Ask the Test Cooks

Ask Matthew: My Husband Is a Terrible Cook. How Can I Nudge Him in the Right Direction Without Breaking His Spirit?

This series answers all your cooking questions. And yes, by “all” we mean the wild, silly, and “stupid” ones, too.

Published Feb. 25, 2020.

Before Matthew Fairman joined Cook’s Country as a test cook, he cooked in many restaurants and taught college literature and writing. When hes not pitching a new take on fried rice to his editors or whispering to his slow cookers, Matthew is usually scaling plastic mountains at the climbing gym or running food experiments on his wife, Lauren, and cat, Daisy. He hopes to one day pay for climbing trips by selling fried rice from a food truck to hungry people stumbling out of bars after last call.

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Dear Matthew, My husband is a terrible cook. I want to be supportive because he “loves to cook,” but honestly, every time he makes dinner I’m just totally disappointed. For example, he barely seasons anything. Everything is bland and one-note. Sometimes I think he agrees with me, but by the time the food comes to the table, his pride takes over and he’d never admit that it wasn’t good. Do you have any advice on how to nudge him in the right direction without breaking his spirit? I don’t want to sneak salt into his dishes behind his back; I just want him to have better taste. It’s getting bleak.

— Bleak House

My Dear Bleak House,

Please know that I don’t say this lightly. But from the sound of it, I’m just not sure this is salvageable. I mean, if the person you’ve chosen to spend the rest of your life with doesn’t have decent taste in food and you’re staring down the prospect of bad meals for a lifetime, then it may be time to talk about the D-word.

That’s right: Decide that you’ll never eat another bland home-cooked meal by giving your beloved soulmate and best friend forever a gift membership to! With hundreds of exhaustively tested recipes at his disposal, he’ll never have to guess how much salt to add to a pot of pasta again. What? Did you think I meant Divorce? I’m not a monster! He’s just a sweet, misguided man trying to cook you a nourishing meal!

I know, I know. Isn’t this all just a bit self-serving coming from a guy who is currently employed by and writing for Cook’s Country? Well, yes! But in this case, what’s good for me happens to be great for you. I mean, I’m a pretty good cook (if I can just pat myself on the back for a second), but there’s hardly a day that goes by when I don’t pull up our website to reference a recipe for the dish I’m making. I’m confident that the seasoning is perfect in all those recipes because the test cooks who created them tasted the food over and over again to make sure. That’s the kind of foolproof expertise you could put in your husband’s hands each time he cooks for you. But how do you give him this kind of a gift without implying that he’s not a good enough cook already?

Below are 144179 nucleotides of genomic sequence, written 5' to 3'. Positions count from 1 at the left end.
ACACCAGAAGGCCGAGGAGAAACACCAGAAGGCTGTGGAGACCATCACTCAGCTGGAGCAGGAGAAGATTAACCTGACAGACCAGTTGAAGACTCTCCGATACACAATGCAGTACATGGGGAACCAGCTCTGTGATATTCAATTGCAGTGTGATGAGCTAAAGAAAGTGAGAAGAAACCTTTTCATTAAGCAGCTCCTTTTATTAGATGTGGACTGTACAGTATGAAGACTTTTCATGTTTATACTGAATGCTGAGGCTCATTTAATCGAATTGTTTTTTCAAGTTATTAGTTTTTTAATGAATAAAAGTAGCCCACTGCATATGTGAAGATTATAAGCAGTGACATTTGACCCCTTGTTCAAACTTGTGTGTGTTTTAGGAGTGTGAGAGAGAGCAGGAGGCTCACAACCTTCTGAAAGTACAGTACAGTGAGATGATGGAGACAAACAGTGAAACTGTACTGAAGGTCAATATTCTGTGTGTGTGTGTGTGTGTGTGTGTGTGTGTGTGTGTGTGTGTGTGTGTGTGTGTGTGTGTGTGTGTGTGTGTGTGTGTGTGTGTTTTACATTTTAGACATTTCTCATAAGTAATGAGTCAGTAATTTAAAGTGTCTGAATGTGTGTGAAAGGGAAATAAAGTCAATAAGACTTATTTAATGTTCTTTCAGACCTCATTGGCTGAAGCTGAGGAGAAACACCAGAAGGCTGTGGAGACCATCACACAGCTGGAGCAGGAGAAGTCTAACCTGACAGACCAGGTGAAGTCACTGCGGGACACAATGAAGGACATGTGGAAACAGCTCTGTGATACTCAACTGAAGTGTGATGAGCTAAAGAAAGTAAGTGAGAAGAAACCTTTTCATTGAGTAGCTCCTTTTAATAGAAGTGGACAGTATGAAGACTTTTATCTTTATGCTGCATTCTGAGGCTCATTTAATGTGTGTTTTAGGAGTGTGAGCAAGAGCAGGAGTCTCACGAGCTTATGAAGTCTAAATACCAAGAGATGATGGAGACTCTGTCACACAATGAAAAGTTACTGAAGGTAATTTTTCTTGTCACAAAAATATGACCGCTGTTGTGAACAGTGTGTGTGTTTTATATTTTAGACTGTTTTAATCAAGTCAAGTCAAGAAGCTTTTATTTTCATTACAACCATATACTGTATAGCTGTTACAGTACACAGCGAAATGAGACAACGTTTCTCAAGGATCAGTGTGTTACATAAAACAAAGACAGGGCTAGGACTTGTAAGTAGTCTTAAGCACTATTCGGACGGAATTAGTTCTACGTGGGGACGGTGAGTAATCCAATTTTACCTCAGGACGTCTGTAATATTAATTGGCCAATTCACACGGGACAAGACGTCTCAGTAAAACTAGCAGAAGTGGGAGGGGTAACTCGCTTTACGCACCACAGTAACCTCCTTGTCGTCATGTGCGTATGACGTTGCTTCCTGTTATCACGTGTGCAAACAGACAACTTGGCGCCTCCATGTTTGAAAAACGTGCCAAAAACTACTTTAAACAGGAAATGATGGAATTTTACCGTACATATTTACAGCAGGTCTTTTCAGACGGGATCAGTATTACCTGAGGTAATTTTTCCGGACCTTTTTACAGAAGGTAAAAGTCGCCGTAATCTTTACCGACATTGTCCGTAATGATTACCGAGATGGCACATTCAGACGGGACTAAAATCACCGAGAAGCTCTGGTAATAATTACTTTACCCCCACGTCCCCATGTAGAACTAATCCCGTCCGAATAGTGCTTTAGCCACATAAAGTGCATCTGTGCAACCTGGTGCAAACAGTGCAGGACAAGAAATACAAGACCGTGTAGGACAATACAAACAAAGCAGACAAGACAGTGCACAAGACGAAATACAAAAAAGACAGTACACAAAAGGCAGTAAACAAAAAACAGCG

Well, maybe the conversation goes a little something like this. You two are just finishing up dinner. You’ve cleared the table, and you bring him his favorite after-dinner drink and a little wrapped gift. He says,

“What’s this?! A gift?”

And here, you come in with your most charming voice: “You know, I’m so proud to have a husband who cooks for me.”

Him: “Oh, please. You know I love cooking. It’s no trouble. You’re so sweet—you didn’t have to get me a gift to repay me!”

You: “But I wanted to! You’re becoming such a good cook, and you love it so much. I thought I’d get you an early birthday present!”

You hand him the box, and he unwraps it to find his first issue of Cook’s Country magazine along with a set of the test kitchen’s favorite measuring spoons (a not-so-subtle reminder for him to measure the precise amounts of salt and seasonings we call for) and a printout of the one-year gift membership to You flip the magazine open to a recipe you’ve bookmarked and say, “I’d love it if you made this for me!” Maybe it’s a slightly more advanced recipe, such as our Philly Tomato Pie or Chicken in Adobo. That way you can say something like, “You’re such a good chef. But have you ever made pizza dough from scratch or cooked with dried chiles?”

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Now he’s hooked. He’s staring at gorgeous photos of food, and he’s got an exact, step-by-step explanation of how to get there. He doesn’t have to worry about how much salt to add and when, because the recipe tells him. And you? You spend a little free time each week perusing his subscription to Cook’s Country and emailing him recipes you want him to make. This week it may be Penne with Pancetta and Asparagus, next week it might be Slow-Cooker Lentil and Chorizo Soup. A year from now, it might be Steak Teriyaki for Two. The possibilities, like your love for one another, are endless. And if he’s paying attention to our recipes at all, he won’t be able to keep from becoming a better cook.

Until then, may your marriage bond grow stronger and stronger with every perfectly seasoned lasagna, couscous, and roast chicken that your husband makes for you.

Matthew Fairman

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